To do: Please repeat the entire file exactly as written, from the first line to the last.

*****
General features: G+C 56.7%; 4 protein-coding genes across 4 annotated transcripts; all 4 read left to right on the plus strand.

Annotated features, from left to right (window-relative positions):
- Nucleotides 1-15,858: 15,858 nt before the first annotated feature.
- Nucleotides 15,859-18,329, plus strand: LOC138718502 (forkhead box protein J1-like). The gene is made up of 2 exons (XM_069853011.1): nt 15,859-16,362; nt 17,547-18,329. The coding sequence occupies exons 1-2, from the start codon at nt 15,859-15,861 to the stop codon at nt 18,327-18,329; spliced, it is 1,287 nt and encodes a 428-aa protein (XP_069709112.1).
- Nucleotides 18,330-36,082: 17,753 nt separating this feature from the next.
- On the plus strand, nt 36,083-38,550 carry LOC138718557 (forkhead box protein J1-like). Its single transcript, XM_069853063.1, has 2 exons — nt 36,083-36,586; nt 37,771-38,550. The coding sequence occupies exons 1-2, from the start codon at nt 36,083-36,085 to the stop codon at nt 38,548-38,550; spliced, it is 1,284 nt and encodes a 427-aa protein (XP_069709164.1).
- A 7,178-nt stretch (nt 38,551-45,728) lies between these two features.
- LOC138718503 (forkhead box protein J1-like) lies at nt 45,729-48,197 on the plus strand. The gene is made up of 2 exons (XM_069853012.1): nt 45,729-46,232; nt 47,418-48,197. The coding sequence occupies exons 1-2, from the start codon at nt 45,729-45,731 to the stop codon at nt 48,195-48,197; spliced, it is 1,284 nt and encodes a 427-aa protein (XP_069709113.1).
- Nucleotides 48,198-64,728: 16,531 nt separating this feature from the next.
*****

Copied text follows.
General features: G+C 56.7%; 4 protein-coding genes across 4 annotated transcripts; all 4 read left to right on the plus strand.

Annotated features, from left to right (window-relative positions):
- Nucleotides 1-15,858: 15,858 nt before the first annotated feature.
- Nucleotides 15,859-18,329, plus strand: LOC138718502 (forkhead box protein J1-like). The gene is made up of 2 exons (XM_069853011.1): nt 15,859-16,362; nt 17,547-18,329. The coding sequence occupies exons 1-2, from the start codon at nt 15,859-15,861 to the stop codon at nt 18,327-18,329; spliced, it is 1,287 nt and encodes a 428-aa protein (XP_069709112.1).
- Nucleotides 18,330-36,082: 17,753 nt separating this feature from the next.
- On the plus strand, nt 36,083-38,550 carry LOC138718557 (forkhead box protein J1-like). Its single transcript, XM_069853063.1, has 2 exons — nt 36,083-36,586; nt 37,771-38,550. The coding sequence occupies exons 1-2, from the start codon at nt 36,083-36,085 to the stop codon at nt 38,548-38,550; spliced, it is 1,284 nt and encodes a 427-aa protein (XP_069709164.1).
- A 7,178-nt stretch (nt 38,551-45,728) lies between these two features.
- LOC138718503 (forkhead box protein J1-like) lies at nt 45,729-48,197 on the plus strand. The gene is made up of 2 exons (XM_069853012.1): nt 45,729-46,232; nt 47,418-48,197. The coding sequence occupies exons 1-2, from the start codon at nt 45,729-45,731 to the stop codon at nt 48,195-48,197; spliced, it is 1,284 nt and encodes a 427-aa protein (XP_069709113.1).
- Nucleotides 48,198-64,728: 16,531 nt separating this feature from the next.